M- is not simply the artist. She is considering a career in medicine, she leads the school through student government, and she likes working with the school district. And C-, though he plans to go to music school, plays frisbee and can’t deny his interest in chess and cross country.

I love that we have found something that helps us discover and understand who we are, something that brings happiness and relaxation. But I am also grateful for how rounded and open-minded my friends are. They are multifaceted and flexible, and I can’t wait to see how far they all go in college and in life.

The December 2009 Daring Bakers’ challenge was brought to you by Anna of Very Small Anna and Y of Lemonpi. They chose to challenge Daring Bakers’ everywhere to bake and assemble a gingerbread house from scratch. They chose recipes from Good Housekeeping and from The Great Scandinavian Baking Book as the challenge recipes.

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December 23, 2009 at 12:00 am 48 comments

Striped Peppermint Meringues with Chocolate Ganache

Lately it seems like I’ve had a lot of bad days. More like a lot of bad weeks. Everyone has those days where nothing goes right, where it seems like the flowers close when you walk by and the clouds begin to leak rain. But when those “once in a while” days turn into every other day, you start to feel discouraged.

I don’t know what it’s been. It started with an unpleasant day in school a few weeks ago, when one of my teachers gave everyone low marks on the final. We all protested but she stayed firm and unyielding. I heard the harshness in her voice and I felt in that moment that her only joy in life came from punishing us.

The following period only made matters worse. It’s a “bird class” – the kind that’s so easy, you fly through with a free A, but that day we had a substitute teacher and everyone acted up. I didn’t find it amusing, but found myself powerless and unmotivated to stand up and help her as she slowly lost control of the class. As the day drew to a close, I realized with dread I’d left some important paperwork at home, and that was the last straw as the sky opened up and began to pour.

A week later, I was spending my weekend afternoon on my bed, trying to sort out a college application. It was a particularly frustrating application, with all sorts of strange requirements and vague instructions that were testing my temper. I must have called twenty people for help on filling it out, but all I got was twenty different opinions, all conflicting. I sat there the whole day, just building up more and more tension until I had to stop looking at the unfinished page.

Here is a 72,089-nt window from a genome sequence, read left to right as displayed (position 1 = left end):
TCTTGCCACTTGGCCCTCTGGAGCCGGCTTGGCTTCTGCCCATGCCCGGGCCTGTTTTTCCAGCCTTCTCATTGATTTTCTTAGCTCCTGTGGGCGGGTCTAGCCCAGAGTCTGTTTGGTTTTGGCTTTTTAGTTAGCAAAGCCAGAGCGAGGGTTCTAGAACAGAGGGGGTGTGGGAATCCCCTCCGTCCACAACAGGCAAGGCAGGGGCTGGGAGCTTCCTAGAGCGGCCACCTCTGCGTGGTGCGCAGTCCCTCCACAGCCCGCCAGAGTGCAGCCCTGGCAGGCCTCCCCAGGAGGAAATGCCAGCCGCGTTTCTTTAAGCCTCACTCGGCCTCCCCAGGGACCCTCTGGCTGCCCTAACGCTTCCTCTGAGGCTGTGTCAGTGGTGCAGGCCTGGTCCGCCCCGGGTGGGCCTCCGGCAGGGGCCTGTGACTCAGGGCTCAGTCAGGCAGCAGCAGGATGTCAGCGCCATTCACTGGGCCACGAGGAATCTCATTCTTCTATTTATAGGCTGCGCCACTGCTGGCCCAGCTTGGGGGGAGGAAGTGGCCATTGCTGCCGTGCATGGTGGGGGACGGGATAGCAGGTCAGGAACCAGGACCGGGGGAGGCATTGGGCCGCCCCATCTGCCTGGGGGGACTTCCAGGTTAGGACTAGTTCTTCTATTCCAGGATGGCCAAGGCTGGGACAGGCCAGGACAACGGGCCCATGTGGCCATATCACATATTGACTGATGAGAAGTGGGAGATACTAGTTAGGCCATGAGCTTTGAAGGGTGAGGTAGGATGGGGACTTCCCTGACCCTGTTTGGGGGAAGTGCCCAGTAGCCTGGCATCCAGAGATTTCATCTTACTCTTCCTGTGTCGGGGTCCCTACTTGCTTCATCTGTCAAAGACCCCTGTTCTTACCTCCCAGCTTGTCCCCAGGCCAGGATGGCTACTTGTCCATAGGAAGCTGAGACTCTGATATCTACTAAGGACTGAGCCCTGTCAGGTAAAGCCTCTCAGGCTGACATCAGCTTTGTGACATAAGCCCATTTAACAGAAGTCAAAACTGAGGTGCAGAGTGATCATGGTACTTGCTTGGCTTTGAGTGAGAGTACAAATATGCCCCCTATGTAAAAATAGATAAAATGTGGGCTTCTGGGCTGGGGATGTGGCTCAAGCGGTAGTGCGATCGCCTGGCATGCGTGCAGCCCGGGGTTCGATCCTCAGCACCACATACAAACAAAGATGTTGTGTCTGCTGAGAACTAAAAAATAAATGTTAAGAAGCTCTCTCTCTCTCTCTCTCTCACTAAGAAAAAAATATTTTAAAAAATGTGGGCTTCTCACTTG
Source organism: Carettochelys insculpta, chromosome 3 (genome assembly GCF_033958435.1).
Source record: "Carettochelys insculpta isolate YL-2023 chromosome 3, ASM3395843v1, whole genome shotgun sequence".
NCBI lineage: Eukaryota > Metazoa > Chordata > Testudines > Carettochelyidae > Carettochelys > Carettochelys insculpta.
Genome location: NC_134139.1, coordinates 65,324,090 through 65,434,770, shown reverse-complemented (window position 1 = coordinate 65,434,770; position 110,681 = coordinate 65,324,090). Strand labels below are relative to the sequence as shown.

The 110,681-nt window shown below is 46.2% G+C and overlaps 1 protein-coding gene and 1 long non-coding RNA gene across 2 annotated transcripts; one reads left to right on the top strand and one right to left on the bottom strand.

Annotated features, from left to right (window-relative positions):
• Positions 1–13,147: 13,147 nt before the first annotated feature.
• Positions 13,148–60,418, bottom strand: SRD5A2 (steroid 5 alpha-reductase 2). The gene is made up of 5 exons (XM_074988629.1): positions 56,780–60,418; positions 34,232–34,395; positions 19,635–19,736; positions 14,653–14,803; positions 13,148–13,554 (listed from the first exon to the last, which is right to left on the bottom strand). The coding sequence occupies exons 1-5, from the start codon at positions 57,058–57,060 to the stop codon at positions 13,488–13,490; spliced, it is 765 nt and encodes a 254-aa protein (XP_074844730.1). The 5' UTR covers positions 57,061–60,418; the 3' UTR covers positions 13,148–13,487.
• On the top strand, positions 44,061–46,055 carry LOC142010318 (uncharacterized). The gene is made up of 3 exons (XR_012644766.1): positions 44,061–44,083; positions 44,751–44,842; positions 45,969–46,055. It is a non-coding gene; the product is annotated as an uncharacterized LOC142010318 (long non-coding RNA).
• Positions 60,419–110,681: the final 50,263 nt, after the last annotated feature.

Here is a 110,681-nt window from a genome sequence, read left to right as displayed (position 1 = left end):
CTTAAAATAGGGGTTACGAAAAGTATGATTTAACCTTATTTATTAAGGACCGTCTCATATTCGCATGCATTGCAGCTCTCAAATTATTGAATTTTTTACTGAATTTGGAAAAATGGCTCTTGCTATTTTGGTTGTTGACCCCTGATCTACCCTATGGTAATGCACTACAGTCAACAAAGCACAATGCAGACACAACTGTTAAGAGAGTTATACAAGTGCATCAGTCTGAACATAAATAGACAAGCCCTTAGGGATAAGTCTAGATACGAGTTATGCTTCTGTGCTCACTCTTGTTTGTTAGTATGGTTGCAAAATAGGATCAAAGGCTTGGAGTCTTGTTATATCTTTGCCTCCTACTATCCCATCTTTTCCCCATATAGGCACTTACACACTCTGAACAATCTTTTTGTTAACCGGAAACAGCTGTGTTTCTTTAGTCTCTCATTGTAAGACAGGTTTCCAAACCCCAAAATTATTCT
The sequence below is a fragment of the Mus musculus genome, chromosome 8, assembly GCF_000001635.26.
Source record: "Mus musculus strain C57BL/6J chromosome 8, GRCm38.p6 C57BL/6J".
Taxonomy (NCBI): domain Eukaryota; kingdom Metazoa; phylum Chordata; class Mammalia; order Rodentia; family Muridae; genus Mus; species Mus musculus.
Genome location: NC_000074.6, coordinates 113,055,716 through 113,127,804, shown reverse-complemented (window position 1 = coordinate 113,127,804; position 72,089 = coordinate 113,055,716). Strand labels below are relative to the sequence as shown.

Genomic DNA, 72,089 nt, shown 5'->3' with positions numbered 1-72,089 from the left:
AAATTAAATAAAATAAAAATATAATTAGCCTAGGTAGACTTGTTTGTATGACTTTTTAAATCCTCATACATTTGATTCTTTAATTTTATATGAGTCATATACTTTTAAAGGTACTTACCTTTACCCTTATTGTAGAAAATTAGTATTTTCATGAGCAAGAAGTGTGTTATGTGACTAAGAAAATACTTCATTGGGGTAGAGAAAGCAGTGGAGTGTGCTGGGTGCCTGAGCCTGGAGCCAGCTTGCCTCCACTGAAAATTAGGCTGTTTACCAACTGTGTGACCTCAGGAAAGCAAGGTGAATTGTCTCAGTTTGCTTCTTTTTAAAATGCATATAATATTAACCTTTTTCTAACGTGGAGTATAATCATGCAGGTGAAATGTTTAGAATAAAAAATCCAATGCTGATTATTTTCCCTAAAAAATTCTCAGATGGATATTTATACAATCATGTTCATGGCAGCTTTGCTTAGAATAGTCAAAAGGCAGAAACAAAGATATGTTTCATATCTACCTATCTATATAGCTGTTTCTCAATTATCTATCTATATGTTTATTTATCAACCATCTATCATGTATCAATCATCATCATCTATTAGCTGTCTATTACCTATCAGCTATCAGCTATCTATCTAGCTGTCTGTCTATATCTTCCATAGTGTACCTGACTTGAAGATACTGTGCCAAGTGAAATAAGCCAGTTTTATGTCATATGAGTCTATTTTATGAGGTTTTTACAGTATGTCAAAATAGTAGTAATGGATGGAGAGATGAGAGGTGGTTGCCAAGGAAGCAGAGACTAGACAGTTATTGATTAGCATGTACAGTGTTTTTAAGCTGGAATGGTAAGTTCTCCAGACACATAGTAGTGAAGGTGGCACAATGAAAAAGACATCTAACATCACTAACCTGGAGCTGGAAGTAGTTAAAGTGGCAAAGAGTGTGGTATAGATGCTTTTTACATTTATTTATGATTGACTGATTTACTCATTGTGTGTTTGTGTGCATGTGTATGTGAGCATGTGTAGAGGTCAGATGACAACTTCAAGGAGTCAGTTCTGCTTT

My friend chose that low, hopeless moment to call me with a complaint and a desire to fight, but I didn’t have any fight in me. As she yelled and I felt our friendship ending, I couldn’t take any more. My heart felt as tender as a badly bruised peach. I quietly hung up, feeling the worst I’d felt all week, and trying not to let it break me.

Usually at moments like that, I turn to the kitchen. But because of all my commitments, I haven’t had as much time to bake as I’d like. I’ve missed three of my friend’s birthdays to date, even though I’ve had their special birthday cakes planned out since the summer. There’s also baked goods I want to make for many people in my life I’m thankful for – teachers, college advisers, my SAT prep tutors. But those have to stay on hold a little while longer.

I decided to make these Striped Peppermint Meringues with Dark Chocolate Ganache as an escape from my stress. They looked beautiful, festive (hello, December) and delicious. Plus, I knew this was a recipe I could do in my sleep. I’ve made this meringue countless times as part of my favorite Swiss meringue buttercream, and I’ve never had difficulties with chocolate ganache. As I cracked the eggs, I felt calmness rise in me from my toes up, like a paper towel touched to water.